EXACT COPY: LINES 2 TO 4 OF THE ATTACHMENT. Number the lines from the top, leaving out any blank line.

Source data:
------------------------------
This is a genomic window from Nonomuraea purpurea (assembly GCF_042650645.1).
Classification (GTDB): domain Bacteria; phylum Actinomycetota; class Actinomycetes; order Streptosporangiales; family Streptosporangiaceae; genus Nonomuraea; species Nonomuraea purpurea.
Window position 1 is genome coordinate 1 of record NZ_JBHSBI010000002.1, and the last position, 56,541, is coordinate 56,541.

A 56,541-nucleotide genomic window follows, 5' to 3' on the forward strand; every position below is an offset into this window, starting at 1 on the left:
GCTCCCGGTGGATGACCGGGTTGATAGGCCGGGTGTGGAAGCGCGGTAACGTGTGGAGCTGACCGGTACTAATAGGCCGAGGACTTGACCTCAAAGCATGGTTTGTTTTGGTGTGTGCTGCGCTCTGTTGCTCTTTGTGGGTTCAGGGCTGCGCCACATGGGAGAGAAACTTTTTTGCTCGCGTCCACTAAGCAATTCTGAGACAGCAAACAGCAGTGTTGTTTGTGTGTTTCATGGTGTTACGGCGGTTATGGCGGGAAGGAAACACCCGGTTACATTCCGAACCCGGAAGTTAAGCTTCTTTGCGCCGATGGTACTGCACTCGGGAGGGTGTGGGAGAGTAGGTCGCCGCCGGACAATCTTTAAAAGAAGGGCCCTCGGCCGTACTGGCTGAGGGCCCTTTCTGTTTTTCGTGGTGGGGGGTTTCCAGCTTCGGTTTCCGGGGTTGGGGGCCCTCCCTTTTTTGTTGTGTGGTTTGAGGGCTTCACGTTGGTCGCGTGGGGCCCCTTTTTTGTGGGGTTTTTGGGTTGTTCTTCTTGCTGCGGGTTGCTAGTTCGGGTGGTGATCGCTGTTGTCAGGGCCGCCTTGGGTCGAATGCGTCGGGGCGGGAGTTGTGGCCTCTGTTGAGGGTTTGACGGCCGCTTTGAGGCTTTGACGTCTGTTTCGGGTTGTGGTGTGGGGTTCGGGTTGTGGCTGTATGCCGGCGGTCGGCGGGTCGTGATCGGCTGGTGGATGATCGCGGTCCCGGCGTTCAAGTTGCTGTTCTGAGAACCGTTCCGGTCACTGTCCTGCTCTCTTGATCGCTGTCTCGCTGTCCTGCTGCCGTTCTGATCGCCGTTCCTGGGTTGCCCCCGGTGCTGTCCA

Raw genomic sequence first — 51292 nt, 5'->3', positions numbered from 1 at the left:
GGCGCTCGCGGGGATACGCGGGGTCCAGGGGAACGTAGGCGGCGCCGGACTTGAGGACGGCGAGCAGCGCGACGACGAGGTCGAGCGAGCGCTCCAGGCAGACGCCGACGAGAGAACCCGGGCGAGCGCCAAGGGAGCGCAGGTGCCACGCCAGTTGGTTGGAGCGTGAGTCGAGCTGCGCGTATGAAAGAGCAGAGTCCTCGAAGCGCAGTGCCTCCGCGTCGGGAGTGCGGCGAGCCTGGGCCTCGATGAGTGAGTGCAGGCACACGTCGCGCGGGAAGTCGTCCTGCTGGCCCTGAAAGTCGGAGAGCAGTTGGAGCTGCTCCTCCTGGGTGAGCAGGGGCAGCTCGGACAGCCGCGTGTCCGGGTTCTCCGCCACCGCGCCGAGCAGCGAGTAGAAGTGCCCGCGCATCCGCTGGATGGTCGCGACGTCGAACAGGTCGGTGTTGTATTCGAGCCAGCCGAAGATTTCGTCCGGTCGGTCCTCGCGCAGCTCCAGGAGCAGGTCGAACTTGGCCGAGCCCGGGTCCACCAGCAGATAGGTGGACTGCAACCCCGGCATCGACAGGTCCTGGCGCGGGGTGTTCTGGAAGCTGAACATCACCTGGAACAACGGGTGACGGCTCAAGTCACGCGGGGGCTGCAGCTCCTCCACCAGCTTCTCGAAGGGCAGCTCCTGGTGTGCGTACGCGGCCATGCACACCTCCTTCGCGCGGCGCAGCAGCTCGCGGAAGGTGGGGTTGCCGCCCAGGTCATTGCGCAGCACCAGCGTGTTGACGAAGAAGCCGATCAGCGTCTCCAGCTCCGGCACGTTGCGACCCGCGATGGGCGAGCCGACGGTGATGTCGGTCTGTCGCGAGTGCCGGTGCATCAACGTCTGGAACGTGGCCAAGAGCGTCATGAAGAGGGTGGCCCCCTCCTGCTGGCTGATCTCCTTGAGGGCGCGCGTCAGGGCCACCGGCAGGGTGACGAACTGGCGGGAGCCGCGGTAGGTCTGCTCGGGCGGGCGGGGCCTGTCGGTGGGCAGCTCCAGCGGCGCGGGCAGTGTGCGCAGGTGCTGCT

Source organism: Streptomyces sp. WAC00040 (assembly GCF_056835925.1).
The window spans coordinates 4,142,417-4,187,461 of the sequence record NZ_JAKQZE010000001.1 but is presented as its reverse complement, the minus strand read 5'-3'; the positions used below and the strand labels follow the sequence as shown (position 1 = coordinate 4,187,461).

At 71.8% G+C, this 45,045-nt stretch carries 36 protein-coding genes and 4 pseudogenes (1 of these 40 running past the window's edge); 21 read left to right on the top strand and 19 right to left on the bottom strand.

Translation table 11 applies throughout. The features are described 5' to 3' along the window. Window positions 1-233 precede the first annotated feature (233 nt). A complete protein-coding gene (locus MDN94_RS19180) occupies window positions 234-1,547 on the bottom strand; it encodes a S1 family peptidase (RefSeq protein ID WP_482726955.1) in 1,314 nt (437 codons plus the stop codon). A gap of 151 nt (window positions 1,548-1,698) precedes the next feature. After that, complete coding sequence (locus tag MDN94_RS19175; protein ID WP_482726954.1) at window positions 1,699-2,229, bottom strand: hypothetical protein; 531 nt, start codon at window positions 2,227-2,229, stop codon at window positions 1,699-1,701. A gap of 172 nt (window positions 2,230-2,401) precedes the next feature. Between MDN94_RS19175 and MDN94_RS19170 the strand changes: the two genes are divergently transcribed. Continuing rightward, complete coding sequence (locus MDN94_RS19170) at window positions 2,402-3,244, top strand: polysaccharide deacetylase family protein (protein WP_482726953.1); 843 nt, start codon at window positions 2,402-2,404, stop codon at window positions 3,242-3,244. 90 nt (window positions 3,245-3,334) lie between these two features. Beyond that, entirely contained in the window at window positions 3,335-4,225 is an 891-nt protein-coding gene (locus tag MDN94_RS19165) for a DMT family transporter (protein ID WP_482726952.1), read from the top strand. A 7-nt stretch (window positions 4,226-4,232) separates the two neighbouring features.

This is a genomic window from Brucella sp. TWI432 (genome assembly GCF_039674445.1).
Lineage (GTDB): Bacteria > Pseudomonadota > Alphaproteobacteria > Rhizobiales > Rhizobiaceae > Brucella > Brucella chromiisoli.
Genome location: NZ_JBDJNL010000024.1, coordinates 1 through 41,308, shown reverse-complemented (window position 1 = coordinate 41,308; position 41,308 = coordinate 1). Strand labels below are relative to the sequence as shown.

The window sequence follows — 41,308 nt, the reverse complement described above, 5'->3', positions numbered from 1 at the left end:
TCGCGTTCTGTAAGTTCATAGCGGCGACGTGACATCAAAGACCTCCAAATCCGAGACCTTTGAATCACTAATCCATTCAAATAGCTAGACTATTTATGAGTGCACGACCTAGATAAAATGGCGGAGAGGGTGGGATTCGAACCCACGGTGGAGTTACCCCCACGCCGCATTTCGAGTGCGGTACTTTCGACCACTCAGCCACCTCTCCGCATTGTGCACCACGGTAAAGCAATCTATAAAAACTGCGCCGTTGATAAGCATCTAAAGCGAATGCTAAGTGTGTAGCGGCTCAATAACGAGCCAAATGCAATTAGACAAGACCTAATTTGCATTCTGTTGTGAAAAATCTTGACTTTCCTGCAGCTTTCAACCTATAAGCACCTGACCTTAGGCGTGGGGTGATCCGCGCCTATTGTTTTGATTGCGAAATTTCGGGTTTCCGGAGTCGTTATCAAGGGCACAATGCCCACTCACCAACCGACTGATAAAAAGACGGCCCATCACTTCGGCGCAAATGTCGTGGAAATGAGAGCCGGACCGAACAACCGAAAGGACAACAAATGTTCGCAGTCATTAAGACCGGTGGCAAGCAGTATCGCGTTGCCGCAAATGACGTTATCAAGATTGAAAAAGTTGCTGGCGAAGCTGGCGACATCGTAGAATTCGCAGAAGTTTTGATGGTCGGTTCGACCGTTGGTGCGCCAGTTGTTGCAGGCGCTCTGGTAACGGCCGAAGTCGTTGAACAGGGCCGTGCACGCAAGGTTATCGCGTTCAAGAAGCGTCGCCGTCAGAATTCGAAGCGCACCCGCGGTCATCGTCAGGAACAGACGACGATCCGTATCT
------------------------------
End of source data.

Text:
Classification (GTDB): domain Bacteria; phylum Actinomycetota; class Actinomycetes; order Streptosporangiales; family Streptosporangiaceae; genus Nonomuraea; species Nonomuraea purpurea.
Window position 1 is genome coordinate 1 of record NZ_JBHSBI010000002.1, and the last position, 56,541, is coordinate 56,541.

A 56,541-nucleotide genomic window follows, 5' to 3' on the forward strand; every position below is an offset into this window, starting at 1 on the left: